Pages of History
Isn’t this a great cover? I love the lettering.
|I’m going through the transcripts of jury selection in the McNamara trial, which is dull, tedious, fascinating work. It’s difficult to convey the experience of having a 1911 typewritten manuscript – old and somewhat fragile -- next to a digitized 1911 magazine displayed on my laptop. Put them side by side and a century disappears, collapsing time in a way that I never expected. |
I’m about halfway through the first of four volumes of transcripts and I have discovered that in questioning prospective jurors, defense attorney Clarence Darrow usually asks whether they have seen the August 1911 issue of McClure’s Magazine. That year, McClure’s published a series of stories about detective William J. Burns, who investigated the explosion, and the story in this issue focused on The Times bombing. So far, only one juror said he was a McClure’s subscriber, but he didn’t like detective stories so he didn’t read the article.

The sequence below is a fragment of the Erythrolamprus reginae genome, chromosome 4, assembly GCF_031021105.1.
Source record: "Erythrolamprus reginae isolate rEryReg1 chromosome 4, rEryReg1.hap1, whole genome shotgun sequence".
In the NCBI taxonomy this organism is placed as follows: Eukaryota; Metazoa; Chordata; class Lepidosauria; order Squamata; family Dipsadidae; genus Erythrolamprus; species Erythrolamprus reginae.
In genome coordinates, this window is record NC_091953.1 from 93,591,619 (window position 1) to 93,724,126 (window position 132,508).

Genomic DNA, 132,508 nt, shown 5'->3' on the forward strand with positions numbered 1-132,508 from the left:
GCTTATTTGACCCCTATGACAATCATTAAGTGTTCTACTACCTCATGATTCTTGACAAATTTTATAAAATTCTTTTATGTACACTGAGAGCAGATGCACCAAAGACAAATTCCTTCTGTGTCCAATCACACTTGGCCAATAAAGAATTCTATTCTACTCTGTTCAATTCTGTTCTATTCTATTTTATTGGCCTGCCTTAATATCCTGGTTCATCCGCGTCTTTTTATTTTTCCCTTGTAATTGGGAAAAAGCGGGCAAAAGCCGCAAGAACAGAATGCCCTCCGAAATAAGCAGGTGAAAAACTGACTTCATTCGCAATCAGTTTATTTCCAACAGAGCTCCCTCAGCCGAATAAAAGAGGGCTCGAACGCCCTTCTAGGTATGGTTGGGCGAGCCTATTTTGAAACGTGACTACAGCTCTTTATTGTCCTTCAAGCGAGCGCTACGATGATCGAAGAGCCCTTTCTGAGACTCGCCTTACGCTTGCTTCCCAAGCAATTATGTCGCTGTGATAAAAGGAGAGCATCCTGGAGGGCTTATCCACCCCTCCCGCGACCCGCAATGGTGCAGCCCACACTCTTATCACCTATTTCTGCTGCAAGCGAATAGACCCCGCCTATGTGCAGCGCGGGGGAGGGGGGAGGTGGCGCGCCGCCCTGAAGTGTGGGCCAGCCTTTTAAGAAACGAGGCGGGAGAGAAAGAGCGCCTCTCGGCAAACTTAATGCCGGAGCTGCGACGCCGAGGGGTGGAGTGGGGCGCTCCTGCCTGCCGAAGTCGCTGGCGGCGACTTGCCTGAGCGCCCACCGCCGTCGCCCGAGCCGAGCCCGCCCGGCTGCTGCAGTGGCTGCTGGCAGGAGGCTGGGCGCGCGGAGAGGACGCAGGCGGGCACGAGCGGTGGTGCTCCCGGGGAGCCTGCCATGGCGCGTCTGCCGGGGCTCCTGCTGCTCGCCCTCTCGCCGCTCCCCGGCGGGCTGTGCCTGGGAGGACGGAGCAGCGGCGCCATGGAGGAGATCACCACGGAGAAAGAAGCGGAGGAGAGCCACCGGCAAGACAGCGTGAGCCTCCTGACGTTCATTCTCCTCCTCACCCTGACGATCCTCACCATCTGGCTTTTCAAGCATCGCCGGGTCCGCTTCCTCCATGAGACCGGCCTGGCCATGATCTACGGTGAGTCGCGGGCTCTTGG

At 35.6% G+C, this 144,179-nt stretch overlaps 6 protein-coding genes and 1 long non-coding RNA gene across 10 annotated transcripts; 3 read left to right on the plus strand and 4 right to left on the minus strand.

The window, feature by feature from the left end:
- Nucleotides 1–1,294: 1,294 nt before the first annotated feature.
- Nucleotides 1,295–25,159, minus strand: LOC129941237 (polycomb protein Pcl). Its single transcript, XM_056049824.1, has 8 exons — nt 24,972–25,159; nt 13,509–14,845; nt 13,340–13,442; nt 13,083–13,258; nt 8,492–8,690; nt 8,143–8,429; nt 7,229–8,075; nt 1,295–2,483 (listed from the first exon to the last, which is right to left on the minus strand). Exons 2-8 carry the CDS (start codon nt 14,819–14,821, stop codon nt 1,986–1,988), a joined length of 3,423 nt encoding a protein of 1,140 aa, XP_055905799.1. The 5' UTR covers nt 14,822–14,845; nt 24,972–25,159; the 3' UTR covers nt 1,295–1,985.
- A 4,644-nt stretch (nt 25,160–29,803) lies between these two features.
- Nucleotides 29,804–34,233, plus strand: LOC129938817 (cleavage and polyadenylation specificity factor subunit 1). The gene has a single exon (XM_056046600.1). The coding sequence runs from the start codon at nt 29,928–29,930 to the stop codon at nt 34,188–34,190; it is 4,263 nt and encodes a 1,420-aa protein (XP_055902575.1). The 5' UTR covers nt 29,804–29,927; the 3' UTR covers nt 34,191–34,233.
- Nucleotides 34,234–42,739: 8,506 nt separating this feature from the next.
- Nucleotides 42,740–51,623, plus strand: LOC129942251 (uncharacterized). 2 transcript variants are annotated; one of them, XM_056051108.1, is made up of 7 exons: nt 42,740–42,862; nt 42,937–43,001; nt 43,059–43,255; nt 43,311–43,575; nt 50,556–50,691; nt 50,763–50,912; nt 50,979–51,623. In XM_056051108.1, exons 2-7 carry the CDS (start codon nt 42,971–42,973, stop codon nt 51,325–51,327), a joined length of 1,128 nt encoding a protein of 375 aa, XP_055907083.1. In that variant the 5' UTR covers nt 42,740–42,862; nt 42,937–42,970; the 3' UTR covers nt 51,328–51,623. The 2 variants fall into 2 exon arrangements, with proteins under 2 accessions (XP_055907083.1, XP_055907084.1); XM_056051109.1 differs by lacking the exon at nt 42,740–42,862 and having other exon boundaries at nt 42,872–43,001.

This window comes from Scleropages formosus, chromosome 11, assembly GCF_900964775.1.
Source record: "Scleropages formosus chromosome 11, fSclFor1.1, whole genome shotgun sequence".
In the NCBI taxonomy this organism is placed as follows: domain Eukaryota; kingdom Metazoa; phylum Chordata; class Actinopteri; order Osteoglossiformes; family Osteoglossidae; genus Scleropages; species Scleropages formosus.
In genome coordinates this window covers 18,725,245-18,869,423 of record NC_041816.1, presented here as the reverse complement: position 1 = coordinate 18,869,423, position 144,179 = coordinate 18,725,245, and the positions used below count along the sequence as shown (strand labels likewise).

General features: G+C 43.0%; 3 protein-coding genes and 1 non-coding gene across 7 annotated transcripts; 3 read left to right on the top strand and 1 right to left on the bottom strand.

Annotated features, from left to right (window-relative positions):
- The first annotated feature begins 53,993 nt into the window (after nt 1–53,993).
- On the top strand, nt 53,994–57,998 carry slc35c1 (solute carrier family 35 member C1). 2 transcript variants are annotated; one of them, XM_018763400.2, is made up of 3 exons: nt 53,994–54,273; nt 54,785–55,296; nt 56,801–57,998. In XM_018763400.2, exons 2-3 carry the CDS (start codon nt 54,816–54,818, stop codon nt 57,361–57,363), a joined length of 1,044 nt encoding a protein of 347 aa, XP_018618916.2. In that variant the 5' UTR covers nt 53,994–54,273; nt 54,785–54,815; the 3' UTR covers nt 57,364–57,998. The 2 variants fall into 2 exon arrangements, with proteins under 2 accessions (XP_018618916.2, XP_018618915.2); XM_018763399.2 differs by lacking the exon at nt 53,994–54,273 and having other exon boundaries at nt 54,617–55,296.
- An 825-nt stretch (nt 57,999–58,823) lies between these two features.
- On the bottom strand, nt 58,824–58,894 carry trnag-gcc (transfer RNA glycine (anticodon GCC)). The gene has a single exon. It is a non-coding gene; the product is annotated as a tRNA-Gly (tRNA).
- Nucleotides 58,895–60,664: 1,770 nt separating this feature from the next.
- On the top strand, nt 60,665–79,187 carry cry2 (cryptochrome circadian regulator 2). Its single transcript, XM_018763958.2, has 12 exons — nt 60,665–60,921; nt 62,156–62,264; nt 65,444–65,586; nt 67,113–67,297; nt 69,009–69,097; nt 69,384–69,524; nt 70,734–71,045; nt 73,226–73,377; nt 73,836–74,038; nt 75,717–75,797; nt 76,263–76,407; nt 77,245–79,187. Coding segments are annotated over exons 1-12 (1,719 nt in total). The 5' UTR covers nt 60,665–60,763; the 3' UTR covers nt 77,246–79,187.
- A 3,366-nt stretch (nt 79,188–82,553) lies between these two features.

Harvey J. O’Higgins’ story in McClure’s is straightforward and a pretty good read, although I would have to fact-check it before relying on it very much. Burns gets ample opportunity to brag about himself, but he gives a fairly interesting account of investigating a large number of bombings, culminating in the McNamara case. These days, Burns is often described as a fairly unsavory character, but at the time this story was published, "Never-Fail Burns" was often called America’s Sherlock Holmes (though not “pale and penetrating” as Holmes was).
Burns’ 1913 book “The Masked War,” published after the McNamaras were sent to prison, is a bit more sensational. For example, it has a rather suspicious account of bribing a fortune teller in Chicago to feed false information to the wife of Ortie McManigal, one of the figures in the bombing. There’s none of that in the McClure’s article. It’s strictly detective work. If you like police procedural stories, you’ll enjoy this.
The 1911 issues of McClure’s are here. [Warning: The pdf is 89 megabytes.]